On October 9, the following day, the eggs that began to sweat the day before have now started to shrink in size, another sign that more hatchlings are imminent. Notice the couple eggs that are split at one end, indicating that a baby has piped the egg.

By October 11, several more babies have hatched and the ones that are about to look more and more transparent. A couple towards the top shrank and hardened, which in this case meant that the eggs weren't going to hatch.

- In the case of this clutch, some of the eggs did shrink and harden, and then not hatch. Of the 24 eggs I had at the beginning, 3 proved not to be fertile. Upon dissection of some of these hardened eggs some had fully-formed babies that never hatched and others were duds, full of yellow jelly. Why these eggs never hatched probably had to do with the humidity perhaps not being as high as it should have been. I may have been able to help them survive had I cut the eggs open myself but I didn't want to for two reasons: 1. I did not want to risk injuring the babies in the process, since they are so tiny. My scalpel could have cut them and injured them seriously if my hand slipped or was not gentle enough. And 2. because I did not want to help hatchlings that perhaps just weren't strong enough to survive, when the other half of the eggs hatched quickly and without help.

- It was recommended to me that empty egg shells remain in the container with the others, perhaps because they release pheromones or other signals that stimulate the other eggs to hatch.

If I had to do this over again, there are a few things I would change slightly to improve my hatch rate. But at this time I am pleased with the very manageable number of hatchlings that resulted from this clutch, which means that I will be less overwhelmed when learning how to raise and care for them until they go to their new homes.

Part III, on raising the hatchlings, will follow shortly.


Panther Chameleon Breeding - Mating

This is Part I in my three-part documentation of my first successful panther chameleon breeding. This one will focus primarily on the pre-breeding care for the females, the coupling itself, the laying process, and post-breeding care for the female.

Panther males are not very romantic. 
This really began years ago when I raised my favorite panther male, a Nosy Faly x Ambanja cross, and decided that instead of trying to breed my Ambilobes or Nosy Bes, that I would make my project breeding panthers for the sake of color (my color preferences, honestly) instead of just purity of locale. This lead to the purchase of my female several months later, when I found a girl from a lineage I really liked as well. She is a cross of Nosy Be x Ambanja x Sambava, with the blues in her genetics reigning supreme. I've always loved very blue chameleons with red bars or spots, and I thought her mix was perfect. And with a little research, I could trace back her ancestry to 5 generations back, which is especially critical when breeding crosses ethically.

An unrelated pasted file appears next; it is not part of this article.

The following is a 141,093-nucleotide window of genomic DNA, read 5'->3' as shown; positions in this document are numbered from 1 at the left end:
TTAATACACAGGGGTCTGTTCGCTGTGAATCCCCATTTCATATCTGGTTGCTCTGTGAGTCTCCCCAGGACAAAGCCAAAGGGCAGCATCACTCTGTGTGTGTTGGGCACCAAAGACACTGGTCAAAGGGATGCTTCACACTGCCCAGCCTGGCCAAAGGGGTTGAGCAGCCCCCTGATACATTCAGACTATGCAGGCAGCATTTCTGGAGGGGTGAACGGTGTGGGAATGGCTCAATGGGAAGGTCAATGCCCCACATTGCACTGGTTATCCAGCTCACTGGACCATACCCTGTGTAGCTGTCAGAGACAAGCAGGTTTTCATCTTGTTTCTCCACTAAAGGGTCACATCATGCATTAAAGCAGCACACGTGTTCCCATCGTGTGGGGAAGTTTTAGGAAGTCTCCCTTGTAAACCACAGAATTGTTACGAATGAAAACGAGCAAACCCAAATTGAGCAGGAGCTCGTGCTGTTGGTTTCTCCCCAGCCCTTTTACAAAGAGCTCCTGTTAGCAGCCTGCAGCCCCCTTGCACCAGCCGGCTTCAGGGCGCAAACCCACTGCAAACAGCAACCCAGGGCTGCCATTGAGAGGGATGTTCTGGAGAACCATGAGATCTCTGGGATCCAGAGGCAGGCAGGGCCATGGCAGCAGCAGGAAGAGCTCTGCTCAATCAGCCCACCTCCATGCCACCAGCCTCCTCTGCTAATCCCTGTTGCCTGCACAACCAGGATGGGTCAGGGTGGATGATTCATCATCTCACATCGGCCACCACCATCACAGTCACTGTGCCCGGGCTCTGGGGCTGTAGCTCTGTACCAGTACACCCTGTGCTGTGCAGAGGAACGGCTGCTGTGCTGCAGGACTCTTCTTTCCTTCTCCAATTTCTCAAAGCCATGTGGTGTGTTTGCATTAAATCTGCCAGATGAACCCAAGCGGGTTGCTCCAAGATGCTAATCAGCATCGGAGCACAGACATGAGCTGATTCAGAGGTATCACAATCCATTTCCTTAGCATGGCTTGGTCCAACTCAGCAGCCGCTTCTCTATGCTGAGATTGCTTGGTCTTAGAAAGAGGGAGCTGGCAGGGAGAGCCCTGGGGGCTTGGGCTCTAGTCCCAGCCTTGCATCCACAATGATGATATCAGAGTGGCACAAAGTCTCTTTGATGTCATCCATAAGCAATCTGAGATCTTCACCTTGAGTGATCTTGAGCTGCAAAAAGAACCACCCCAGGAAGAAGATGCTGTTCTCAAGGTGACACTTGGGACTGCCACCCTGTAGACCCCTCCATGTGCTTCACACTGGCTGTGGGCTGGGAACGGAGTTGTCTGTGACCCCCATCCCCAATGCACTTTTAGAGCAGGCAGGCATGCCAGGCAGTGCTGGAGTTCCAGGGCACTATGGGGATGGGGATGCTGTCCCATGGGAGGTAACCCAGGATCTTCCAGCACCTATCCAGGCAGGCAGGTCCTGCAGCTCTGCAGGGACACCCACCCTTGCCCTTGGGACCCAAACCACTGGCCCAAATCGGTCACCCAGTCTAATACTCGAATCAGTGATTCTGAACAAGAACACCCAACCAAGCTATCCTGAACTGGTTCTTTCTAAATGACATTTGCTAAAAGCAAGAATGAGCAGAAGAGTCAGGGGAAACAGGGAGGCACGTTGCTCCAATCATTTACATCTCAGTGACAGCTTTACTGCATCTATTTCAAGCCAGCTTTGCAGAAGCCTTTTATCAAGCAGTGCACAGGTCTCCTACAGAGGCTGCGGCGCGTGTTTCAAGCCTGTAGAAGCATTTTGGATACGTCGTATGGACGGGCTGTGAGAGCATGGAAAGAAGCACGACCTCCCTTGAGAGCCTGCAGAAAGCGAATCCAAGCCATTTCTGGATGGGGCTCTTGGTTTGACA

NOTE: I mention her lineage because picking the lineage of the female is just as important as that of the male. It's easy to overlook females since they all look the same, but they carry 50% of what will make up your hacthlings, so make sure that 50% counts! 


 Ideally, a female should not be bred until she is about a year old or older, as before then she is still growing herself and needs the calcium and other vitamins/minerals in her diet to keep growing herself. Making her deal with creating upwards of 40-50 eggs with all the essential nutrients they need to grow healthy babies for a 6-10 month incubation is tough. And small females may suffer internal damage if they lay eggs that they are not big enough to pass. That's why it's wise to let females reach their adult size at about a year - year and a half.


During this time, her diet needs to be perfect. This doesn't mean that she needs to eat like a pig every day, no. But she does need a healthy, varied diet of several different insect species very well gut-loaded, and dutiful calcium supplementation. The healthier she is even before she mates and makes eggs, the better the eggs will turn out. So dust her meals lightly with a phosphorous-free calcium without any additional vitamins most meals, and then a multivitamin about 2-3 times monthly lightly.


A female chameleon will only mate when she is receptive, and will attempt to fight off the male viciously otherwise. Typically a female's coloration changes when she is receptive, changing to a bright peach or pink. This would signal to a male that she is ready to mate. In my experience, my female will get extremely restless and will pace her cage looking for a male to mate with, which is when I will usually introduce her to my male. However, they do not always become very restless, so you can hold your female outside of your male's cage and see how she reacts. If she turns dark, gapes, and hisses she is certainly not ready!